In a particularly disturbing scene from The Glory, Netflix’s latest original K-Drama, high school student Moon Dong-Eun (Jung Ji-So) asks her classmate and bully Park Yeon-Jin (Shin Ye-Eun) why she is being subjected to such extreme bullying. “Even if I do this, nothing will happen to me and nothing will change for you,” retorts Yeon-Jin, as she continues inflicting violence on Dong-Eun.
The Glory is not an easy watch, nor is it a run-of-the-mill revenge thriller. Queen Bee Yeon-Jin has nothing to fear. She is rich, entitled, and leads a clique comprising four others that picks on their underprivileged classmate Dong-Eun. The group is violent beyond measure and is confident of there being no repercussions for their actions. As Dong-Eun suffers at the hands of her bullies, she’s constantly reminded that no one will protect her. The school authorities, teachers, and her mother are all a part of a system that has wholly failed her. In some way or other, everyone around her is complicit in the horrors she is subject to.
The Glory (Korean)
Several K-Dramas have turned the spotlight on bullying in high schools, some more sensitively than others. In shows like the cult favourite Boys Over Flowers, the rich, entitled male lead is shown to lead a clique that often bullies their schoolmates, but we hardly delve further into this as the show progresses. Romance shows like True Beauty and My ID Is Gangnam Beauty both had their female leads bullied for their looks. More recently, gritty K-Dramas like Extracurricular, Revenge of the Others, Weak Hero Class 1, and even the zombie apocalypse thriller All of Us Are Dead, either centred around bullying or prominently featured it.
After being pushed to the edge, our protagonist in The Glory vows revenge. There’s no question of redemption here and through some extremely graphic scenes of violence and bullying, the show makes sure that the viewers are left rooting for and invested in every step of Dong-Eun’s carefully planned quest for revenge, one that has no boundaries.
The violence is not for the faint-hearted (viewer discretion is recommended), and there are potential triggers regarding suicide ideation, violence, and sexual assault.
Dong-Eun (Song Hye-Kyo) grows up clawing her way through physical, social, and economic hardships and positions herself at a place that she is most sure will strike fear in the heart of her chief tormentor from high school. She takes over as the homeroom teacher at Semyeng Elementary where Yeon Jin’s (Lim Ji-Yeong) young daughter is enrolled.
There’s little that has changed for the gang of bullies. If they were despicable and depraved as high schoolers, they are remorseless and unrepentant as adults. The hierarchy established within the clique owing to their social backgrounds, the ensuing jealousy, and distrust, is one of the major aspects that Dong-Eun mines while unravelling her elaborate scheme.
Revenge dramas, like 2021’s My Name, that have a strong protagonist and engaging writing, often end up taking the predictable route. In The Glory, however, writer Kim Eun-Sook and director Ahn Gil-Ho take a disturbing, gory premise, powered by intriguing characters, all while ensuring there’s a constant sense of unease and dread that looms large. The writing dwells on the trauma that Dong-Eun is left with and how it manifests itself in her, mentally and physically. If her itchy burn scars are a reminder of the physical violence, she’s shown to have a breakdown when she hears meat sizzling and is left repulsed and shaken when she faces off with one of her bullies who sexually objectified her.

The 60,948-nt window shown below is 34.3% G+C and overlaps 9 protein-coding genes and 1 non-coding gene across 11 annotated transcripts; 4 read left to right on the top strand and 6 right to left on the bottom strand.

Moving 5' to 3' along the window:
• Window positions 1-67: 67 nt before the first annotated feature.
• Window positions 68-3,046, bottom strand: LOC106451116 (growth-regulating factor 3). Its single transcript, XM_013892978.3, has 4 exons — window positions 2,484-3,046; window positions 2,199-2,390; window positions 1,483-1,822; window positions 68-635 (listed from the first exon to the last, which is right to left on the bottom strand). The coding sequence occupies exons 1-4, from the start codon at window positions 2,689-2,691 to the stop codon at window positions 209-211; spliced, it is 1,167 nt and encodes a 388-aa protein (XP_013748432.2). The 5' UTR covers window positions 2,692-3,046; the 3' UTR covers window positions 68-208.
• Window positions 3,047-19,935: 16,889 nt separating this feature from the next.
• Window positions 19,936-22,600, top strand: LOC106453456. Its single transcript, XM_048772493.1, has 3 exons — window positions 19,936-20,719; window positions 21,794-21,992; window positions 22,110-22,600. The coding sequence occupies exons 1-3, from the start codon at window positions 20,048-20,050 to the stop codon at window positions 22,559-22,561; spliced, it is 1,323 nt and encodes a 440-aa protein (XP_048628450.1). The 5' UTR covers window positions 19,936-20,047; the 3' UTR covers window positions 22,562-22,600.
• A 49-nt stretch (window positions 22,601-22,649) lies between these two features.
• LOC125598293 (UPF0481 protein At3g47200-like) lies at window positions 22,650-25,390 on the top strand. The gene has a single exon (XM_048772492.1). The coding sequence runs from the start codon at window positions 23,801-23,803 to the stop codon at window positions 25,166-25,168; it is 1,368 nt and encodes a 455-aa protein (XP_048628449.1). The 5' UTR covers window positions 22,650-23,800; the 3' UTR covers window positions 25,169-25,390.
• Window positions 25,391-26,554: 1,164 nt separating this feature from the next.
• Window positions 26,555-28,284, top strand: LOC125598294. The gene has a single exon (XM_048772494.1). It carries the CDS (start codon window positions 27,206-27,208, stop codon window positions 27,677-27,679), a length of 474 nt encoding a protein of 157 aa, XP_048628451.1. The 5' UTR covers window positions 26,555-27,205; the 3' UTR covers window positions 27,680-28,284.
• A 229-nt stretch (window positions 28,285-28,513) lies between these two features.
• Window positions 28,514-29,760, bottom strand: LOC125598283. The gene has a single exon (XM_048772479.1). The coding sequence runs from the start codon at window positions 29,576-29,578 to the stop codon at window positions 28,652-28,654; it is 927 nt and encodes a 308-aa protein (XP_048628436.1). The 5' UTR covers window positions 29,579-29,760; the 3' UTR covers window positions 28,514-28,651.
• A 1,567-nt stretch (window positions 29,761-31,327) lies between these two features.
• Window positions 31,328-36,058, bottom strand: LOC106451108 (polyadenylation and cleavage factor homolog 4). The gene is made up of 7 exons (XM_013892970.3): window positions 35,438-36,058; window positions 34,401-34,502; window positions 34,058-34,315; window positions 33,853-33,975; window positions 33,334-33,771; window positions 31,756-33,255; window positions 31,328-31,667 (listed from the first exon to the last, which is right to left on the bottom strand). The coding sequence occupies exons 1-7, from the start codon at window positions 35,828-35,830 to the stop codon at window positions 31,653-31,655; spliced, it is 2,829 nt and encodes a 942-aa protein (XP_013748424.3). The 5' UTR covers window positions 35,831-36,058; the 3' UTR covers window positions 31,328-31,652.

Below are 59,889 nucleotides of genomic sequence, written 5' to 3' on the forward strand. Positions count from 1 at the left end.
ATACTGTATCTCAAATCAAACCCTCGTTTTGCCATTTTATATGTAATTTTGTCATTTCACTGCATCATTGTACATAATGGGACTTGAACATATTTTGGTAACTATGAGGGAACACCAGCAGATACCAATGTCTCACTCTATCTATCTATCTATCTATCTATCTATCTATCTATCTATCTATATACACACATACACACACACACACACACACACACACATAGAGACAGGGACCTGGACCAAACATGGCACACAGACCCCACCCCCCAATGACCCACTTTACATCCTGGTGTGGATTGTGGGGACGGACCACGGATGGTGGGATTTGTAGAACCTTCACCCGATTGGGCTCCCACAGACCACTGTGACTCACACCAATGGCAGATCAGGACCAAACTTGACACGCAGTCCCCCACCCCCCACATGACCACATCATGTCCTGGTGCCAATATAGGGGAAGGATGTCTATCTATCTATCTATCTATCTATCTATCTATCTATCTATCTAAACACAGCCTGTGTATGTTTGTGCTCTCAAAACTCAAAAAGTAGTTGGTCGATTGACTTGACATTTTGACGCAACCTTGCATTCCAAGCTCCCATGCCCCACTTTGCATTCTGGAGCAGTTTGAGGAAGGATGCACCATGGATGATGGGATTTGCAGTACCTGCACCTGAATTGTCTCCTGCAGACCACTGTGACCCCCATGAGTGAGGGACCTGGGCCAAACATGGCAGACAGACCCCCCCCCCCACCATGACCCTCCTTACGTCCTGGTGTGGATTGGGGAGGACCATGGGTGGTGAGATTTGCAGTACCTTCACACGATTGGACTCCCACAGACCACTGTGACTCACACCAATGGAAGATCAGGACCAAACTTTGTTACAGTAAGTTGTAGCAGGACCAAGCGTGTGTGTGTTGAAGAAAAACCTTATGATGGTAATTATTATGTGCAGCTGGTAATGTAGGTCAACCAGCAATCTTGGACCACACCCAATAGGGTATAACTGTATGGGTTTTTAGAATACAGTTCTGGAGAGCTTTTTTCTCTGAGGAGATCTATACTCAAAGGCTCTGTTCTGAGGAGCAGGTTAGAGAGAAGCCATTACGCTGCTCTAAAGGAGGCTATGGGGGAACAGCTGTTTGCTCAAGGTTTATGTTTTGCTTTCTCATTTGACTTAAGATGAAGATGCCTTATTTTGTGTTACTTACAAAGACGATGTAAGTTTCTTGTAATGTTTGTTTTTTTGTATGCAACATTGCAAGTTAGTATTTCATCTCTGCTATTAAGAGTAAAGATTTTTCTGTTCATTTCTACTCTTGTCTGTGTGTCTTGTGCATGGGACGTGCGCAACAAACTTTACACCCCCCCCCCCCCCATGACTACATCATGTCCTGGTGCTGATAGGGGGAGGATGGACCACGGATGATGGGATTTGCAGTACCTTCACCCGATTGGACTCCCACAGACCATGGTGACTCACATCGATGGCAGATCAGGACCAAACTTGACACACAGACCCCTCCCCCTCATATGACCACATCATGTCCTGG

At the helm of things is Song Hye-Kyo, delivering a career-best performance as Dong-Eun. Hardened by the violence and abuse she’s faced, Dong-Eun is seemingly dead on the inside and maintains a passive, haunted exterior for the most part. There’s also the subtle manic glint in her eyes when she knows her presence is making her adversaries squirm, and the rare smiles are reserved for the seemingly endearing Jo Yeo-Jeong (Lee Do-Hyun) who is smitten by her. It is a challenging, nuanced character and one that Hye-Kyo brings alive to perfection on screen. It helps and is much more impactful that the theatrics, like when she meets her former bullies after decades, are kept to a minimum.
Largely one-note and reprehensible, the supporting cast who play the roles of the bullies have less of a challenge at hand and yet manage to give it their loathsome best. Shin Ye-Eun, who plays the high school version of Yeon-Jin, is especially terrifying. While the affable and warm Yeo-Jeong might seem like a role straight up Lee Do-Hyun’s alley, the writing throws a surprise. There’s a lot of nuance and intrigue there, and we’ve barely scratched the surface in the first eight episodes of the show.
In this first of the two parts, The Glory effectively sets up the stakes for an intriguing, tangled tale of revenge. The eight-episode format and the length of the episodes greatly benefit the show and it is hard to miss director Ahn Gil-Ho’s expertise in keeping the viewers hooked. This is very reminiscent of his previous outing, the superbly engaging Happiness.
While the graphic violence in its initial portions is hard to watch, The Glory leaves you angry at the injustice and subsequently gratified once the retribution begins. It is going to be a long wait for the second part of the K-Drama, which is scheduled to drop in March.
The first part of The Glory is streaming on Netflix